South Korea is known for its increasing economy, flavorsome cuisine, commendable inventories, K-culture, and K-pop music industry. However, there is another area that South Korea holds high rates of, i.e., suicides. Even though the suicide rates have reduced over the years, it is still very much practiced and publicized.
South Korea has the highest suicide rate in the OECD(Organisation of Economic Cooperation and Development), and according to WHO, they had a suicide rate of 21.2 per 100,000 people in 2019, which is higher than the global average of 9.0 per 100,000 people. The reasons are broadly distributed in age groups and social aspects. The studies have also shown that suicide rates are higher in men when compared to women and even more among divorced couples.
Many studies have worked on finding out the real reasons behind the high suicide rates, and the most common factors lie within the country.
There is no doubt that the South Korean education and evaluation system is one of the hardest in the world. The high schoolers have to take the national standardized test called CSAT(College Scholastic Ability Test,) which will decide the test giver's future. The immense amount of pressure and stress experienced by the youth tells enough about the effects they will face once the results are out. This factor is directly proportional to declining mental health and has caused several suicides.
On the other hand, young adults have to deal with finding jobs and paying their bills. Watching everyone else proceed and find success will be difficult for the adults of this generation who have yet to figure out their life or the career they want to pursue since we all are heading towards a global medium that wants us to earn millions and gain fame overnight. Unemployment and the difficult corporate environment in South Korea can be another reason people decide to end their lives.
Recently a K-pop star’s suicide made it to the news and took the media by storm all around the world. Moonbin, a member of the boy group ASTRO was found dead in his apartment on April 19, 2023. This isn't the first time a South Korean celebrity has taken their life, as it has been happening since the early 2020s. The common reason behind their decision was to avoid hate, struggles that rise with fame, and psychiatric disorders that were left untreated. This tells about the condition of the K-pop industry that is usually fantasized about and unnoticed.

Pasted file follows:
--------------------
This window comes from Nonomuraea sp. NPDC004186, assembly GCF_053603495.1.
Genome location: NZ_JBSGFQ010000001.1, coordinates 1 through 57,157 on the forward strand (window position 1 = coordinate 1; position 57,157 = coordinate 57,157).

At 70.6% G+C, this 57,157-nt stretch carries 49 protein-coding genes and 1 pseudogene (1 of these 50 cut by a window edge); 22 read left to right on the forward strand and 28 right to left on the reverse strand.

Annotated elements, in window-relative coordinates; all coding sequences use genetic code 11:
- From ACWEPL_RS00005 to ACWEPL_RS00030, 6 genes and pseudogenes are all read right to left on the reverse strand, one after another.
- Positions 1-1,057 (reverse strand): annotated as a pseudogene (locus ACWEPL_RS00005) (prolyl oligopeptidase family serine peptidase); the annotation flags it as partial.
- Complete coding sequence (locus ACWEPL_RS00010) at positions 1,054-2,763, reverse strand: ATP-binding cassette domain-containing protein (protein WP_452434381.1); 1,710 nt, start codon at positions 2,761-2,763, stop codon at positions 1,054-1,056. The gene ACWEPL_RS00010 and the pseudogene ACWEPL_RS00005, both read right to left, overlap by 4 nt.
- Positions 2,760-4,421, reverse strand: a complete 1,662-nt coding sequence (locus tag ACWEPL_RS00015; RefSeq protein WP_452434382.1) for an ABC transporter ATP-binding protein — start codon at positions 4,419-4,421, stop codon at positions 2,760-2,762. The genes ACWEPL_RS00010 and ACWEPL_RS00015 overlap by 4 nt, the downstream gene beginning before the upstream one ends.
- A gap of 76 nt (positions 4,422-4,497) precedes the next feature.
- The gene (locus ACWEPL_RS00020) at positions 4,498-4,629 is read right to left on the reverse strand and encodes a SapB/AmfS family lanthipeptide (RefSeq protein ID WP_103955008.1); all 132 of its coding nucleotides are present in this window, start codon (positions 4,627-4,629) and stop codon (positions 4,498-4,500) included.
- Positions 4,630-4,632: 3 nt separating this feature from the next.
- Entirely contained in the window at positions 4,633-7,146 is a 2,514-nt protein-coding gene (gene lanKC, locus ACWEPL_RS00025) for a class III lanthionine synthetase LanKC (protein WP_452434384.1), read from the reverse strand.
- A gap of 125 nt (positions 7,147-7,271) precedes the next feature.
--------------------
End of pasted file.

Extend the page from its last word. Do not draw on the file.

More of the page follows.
Another aspect of the fan culture that many people don't talk about is how their favorite celebrity’s death can influence and cause a chain reaction in people. Copy Cat suicides are a concept that South Koreans are aware of and link to recent celebrity deaths.
If we look into Asian tradition, it was found that parents who did not have enough pensions or socioeconomic status tend to commit suicide not to burden their children with their living expenses. The children would take responsibility for their parents once they grow old, but this culture is now being slowly demolished. This has been a major reason for many suicides among the elderly.
This isn't all; Korean society and the stigma they hold against mental illnesses is causing people to neglect their mental health conditions or, worse, hide them. How can they be expected to look out for others when they can't help themselves?
To prevent suicide rates, the South Korean government has launched many campaigns. Social media apps are created to search and reach out to students researching content related to suicide. In addition, having educational gatekeepers and controlling the media coverage has seemed to have improved the status. These methods strive to increase public awareness and governmental support for suicide prevention.
Even today, the world is hoping that one can find someone or something they can rely on and not make decisions that they won't have the chance to regret. Until this world gets better for us all, let's look out for our loved ones.
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